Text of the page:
December 14, 2016 – A team from National Center for Defense Manufacturing and Machining (NCDMM), The Boeing Company, and Southwest Research Institute (SwRI) were awarded a $6.7 million contract to help the U.S. Air Force develop software and technology to make advanced robotics reusable for a variety of aerospace manufacturing and maintenance processes.
NCDMM will manage the four-year program. Boeing will provide process development and tooling expertise. SwRI will develop software using the open-source Robot Operating System Industrial (ROS-I) platform and will integrate all the subsystems on a large mobile manipulator robotic platform.
The Air Force Research Laboratory (AFRL) challenged the team to develop and demonstrate a mobile multi-process robotic solution through the Advanced Automation for Agile Aerospace Applications (A5) program.
“One of our primary goals is to promote the adaptability and flexibility of robotic systems,” said Rick Meyers, program manager in Automation and Robotics at the Air Force Research Laboratory Materials and Manufacturing Directorate. “This team will help to develop technology that enables the same system to be used in many different applications – including manufacturing and sustainment operations.”
Added Paul Hvass, a program manager in SwRI’s Manufacturing Technologies Department, “We want to make it easier to use a piece of machinery to transition from one manufacturing or maintenance task to another quickly and cost efficiently, without needing engineering or programming rework between tasks.”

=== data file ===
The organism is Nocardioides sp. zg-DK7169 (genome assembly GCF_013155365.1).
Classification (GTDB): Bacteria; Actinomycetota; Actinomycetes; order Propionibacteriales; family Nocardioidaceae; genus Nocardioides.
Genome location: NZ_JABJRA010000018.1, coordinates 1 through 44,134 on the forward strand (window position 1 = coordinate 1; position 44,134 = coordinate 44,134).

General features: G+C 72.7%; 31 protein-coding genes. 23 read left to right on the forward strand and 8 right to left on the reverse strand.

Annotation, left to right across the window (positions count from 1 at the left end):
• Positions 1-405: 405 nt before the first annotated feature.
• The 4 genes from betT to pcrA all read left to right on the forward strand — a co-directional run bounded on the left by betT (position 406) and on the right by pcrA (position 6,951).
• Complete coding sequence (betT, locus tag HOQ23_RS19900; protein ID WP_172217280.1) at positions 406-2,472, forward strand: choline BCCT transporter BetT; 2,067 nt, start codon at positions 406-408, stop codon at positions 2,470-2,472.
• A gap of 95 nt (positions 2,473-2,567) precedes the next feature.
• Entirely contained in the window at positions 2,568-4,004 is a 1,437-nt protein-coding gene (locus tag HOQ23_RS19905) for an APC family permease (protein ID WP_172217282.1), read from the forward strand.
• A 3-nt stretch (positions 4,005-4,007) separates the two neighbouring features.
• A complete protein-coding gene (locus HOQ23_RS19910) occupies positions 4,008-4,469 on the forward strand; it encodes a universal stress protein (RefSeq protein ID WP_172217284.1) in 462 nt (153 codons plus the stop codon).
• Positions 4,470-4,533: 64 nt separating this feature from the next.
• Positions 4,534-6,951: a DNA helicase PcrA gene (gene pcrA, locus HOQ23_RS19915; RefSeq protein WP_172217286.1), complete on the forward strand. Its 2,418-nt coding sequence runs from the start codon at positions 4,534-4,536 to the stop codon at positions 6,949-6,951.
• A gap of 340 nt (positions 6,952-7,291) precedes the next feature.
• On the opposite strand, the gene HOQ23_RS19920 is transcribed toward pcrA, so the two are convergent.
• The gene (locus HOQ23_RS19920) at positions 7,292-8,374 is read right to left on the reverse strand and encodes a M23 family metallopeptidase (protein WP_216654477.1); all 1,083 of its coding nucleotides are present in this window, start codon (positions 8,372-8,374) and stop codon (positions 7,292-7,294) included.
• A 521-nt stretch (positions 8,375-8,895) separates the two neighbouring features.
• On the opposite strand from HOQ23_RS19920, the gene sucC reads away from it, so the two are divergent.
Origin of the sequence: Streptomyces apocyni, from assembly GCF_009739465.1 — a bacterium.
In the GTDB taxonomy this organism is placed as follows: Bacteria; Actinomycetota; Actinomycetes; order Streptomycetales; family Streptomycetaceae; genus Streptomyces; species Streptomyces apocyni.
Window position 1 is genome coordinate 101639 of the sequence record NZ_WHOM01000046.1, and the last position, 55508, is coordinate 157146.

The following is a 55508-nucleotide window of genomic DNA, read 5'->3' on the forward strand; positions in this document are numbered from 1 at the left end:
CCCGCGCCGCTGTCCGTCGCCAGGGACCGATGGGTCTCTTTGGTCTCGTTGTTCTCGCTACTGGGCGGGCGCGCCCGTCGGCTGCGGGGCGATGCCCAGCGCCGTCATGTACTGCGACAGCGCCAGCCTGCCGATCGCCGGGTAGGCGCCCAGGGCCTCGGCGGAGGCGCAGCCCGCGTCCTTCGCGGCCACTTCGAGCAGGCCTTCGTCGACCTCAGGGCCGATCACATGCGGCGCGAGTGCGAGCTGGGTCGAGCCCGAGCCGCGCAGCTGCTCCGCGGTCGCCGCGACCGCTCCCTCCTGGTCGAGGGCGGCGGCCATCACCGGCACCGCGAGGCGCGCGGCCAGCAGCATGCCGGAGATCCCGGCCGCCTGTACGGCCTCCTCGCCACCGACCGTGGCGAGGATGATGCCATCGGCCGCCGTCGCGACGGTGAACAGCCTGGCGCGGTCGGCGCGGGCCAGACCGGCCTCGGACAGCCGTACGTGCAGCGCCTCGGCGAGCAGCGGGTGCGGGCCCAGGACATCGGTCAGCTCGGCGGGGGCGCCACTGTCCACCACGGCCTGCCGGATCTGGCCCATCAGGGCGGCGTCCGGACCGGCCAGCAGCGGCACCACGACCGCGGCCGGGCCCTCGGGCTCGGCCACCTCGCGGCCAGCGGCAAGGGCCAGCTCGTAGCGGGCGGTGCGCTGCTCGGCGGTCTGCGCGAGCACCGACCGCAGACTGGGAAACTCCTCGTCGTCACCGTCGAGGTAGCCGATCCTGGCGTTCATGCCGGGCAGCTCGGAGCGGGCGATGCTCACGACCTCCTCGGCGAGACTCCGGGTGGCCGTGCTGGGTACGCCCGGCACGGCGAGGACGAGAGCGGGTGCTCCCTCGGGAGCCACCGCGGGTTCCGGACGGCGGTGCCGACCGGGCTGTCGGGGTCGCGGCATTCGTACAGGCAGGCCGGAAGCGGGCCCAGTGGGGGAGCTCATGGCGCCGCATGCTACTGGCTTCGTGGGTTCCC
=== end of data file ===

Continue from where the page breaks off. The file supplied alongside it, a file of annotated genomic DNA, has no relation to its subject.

“We are excited to move forward with this program,” said Jim Fisher, director of operations at NCDMM. “The Air Force has put forth an ambitious and compelling challenge, and the NCDMM, along with our project partners, anticipates successful demonstration of capabilities that meet or exceed the AFRL expectations.”
Boeing’s technology center in South Carolina will provide equipment focused on agile automation development including mobile robotic platforms, robotic manipulators, machine shop, and production aircraft materials for development and testing.
“Many operations in aerospace production and sustainment are good candidates for automation to increase safety, productivity, and quality,” said Max Amin-Javaheri, a director for Boeing Research and Technology’s Advanced Production and Inspection group. “A5 will expand opportunities for lower rate production environments and sustainment operations – areas that are typically very challenging to economically automate.”
Traditional manufacturing automation tends to rely on purpose-built machines, typically dedicated to a specific aircraft or component. Those machines demand large initial capital outlays and significant operating expenses; adaptation is costly and innovation is slow.
The A5 program aims to upend that paradigm using ROS-Industrial to develop flexible technology that can be used across different manufacturing processes and environments. Phase I will develop adaptive robotic capabilities in aircraft sanding. Phase II will apply those capabilities to composite aircraft repair, and Phase III will develop nondestructive capabilities using the same mobile platform.
“Using ROS-Industrial, we can dramatically reduce the amount of manual programming and intervention needed to implement advanced automation,” Hvass said.
As the primary framework, ROS-Industrial allows the team to quickly integrate the advanced capabilities of ROS with industrial hardware to enable robotic programs that perceive the aircraft, automatically plan tasks and associated robot motion, and reliably execute those plans. SwRI maintains the ROS-Industrial software repository and manages the ROS-Industrial Consortium with over 40 members in academia and industry-member groups around the world.
“The A5 program will draw upon the vast resources and ingenuity of the ROS community,” said Clay Flannigan, an assistant director in SwRI’s Manufacturing Technologies Department. “It is a diverse group of experts who are advancing secure and open-source robotics in academia and industry.”